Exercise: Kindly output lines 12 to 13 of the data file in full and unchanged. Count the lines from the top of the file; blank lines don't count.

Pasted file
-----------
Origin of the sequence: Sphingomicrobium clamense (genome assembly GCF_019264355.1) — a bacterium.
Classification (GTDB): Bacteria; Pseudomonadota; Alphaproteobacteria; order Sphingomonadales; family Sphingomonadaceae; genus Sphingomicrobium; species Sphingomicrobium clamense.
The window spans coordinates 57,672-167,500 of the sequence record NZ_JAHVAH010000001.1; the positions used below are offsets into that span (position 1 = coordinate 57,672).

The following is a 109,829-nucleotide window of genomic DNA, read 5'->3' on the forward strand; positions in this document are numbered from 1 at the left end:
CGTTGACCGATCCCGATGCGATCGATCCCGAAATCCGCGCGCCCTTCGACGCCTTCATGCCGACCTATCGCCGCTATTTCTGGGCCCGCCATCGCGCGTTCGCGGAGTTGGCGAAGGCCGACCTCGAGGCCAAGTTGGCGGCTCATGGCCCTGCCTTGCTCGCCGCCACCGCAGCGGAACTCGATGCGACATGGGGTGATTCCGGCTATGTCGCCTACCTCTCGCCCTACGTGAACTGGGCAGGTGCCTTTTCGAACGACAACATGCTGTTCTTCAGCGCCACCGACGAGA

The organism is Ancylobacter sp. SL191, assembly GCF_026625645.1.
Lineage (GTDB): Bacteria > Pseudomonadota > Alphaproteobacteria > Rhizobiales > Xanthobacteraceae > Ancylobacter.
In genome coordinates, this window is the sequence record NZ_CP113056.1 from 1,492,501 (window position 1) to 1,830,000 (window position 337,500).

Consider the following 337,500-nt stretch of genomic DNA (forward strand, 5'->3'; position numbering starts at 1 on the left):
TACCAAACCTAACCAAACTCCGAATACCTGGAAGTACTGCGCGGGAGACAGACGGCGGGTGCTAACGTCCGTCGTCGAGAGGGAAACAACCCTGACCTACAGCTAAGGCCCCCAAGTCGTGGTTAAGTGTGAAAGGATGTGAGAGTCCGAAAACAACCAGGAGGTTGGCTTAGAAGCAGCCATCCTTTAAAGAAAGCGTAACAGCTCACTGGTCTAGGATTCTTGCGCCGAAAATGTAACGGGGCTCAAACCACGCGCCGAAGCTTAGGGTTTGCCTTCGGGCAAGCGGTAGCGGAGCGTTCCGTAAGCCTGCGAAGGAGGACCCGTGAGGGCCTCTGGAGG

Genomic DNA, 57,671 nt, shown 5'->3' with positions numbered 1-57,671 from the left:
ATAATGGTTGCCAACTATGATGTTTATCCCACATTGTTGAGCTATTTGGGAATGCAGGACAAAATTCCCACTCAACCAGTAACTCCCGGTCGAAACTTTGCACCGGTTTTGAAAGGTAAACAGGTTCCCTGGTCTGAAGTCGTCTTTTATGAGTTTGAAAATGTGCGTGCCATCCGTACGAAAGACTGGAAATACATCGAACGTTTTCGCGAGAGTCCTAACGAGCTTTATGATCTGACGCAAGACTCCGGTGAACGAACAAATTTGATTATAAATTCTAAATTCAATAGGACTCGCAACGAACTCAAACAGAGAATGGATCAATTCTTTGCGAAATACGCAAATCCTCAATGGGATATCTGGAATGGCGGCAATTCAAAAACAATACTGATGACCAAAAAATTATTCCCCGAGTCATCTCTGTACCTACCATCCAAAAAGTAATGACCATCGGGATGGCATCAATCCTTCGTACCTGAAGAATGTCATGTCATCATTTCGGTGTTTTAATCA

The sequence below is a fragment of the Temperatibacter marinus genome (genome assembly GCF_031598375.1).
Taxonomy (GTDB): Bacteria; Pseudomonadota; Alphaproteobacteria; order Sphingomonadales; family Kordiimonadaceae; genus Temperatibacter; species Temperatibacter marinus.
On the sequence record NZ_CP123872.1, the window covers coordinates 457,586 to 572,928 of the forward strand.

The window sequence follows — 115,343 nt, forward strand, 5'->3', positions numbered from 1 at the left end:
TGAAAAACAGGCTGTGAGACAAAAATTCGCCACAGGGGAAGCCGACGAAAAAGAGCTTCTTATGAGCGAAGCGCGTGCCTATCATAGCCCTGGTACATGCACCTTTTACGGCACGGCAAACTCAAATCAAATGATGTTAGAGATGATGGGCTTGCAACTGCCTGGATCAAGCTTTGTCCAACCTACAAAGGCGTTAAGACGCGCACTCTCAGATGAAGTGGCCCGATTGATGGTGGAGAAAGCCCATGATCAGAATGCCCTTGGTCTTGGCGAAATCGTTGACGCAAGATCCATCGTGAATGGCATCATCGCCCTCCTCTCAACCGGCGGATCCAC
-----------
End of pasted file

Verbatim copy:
ATAATGGTTGCCAACTATGATGTTTATCCCACATTGTTGAGCTATTTGGGAATGCAGGACAAAATTCCCACTCAACCAGTAACTCCCGGTCGAAACTTTGCACCGGTTTTGAAAGGTAAACAGGTTCCCTGGTCTGAAGTCGTCTTTTATGAGTTTGAAAATGTGCGTGCCATCCGTACGAAAGACTGGAAATACATCGAACGTTTTCGCGAGAGTCCTAACGAGCTTTATGATCTGACGCAAGACTCCGGTGAACGAACAAATTTGATTATAAATTCTAAATTCAATAGGACTCGCAACGAACTCAAACAGAGAATGGATCAATTCTTTGCGAAATACGCAAATCCTCAATGGGATATCTGGAATGGCGGCAATTCAAAAACAATACTGATGACCAAAAAATTATTCCCCGAGTCATCTCTGTACCTACCATCCAAAAAGTAATGACCATCGGGATGGCATCAATCCTTCGTACCTGAAGAATGTCATGTCATCATTTCGGTGTTTTAATCA

The sequence below is a fragment of the Temperatibacter marinus genome (genome assembly GCF_031598375.1).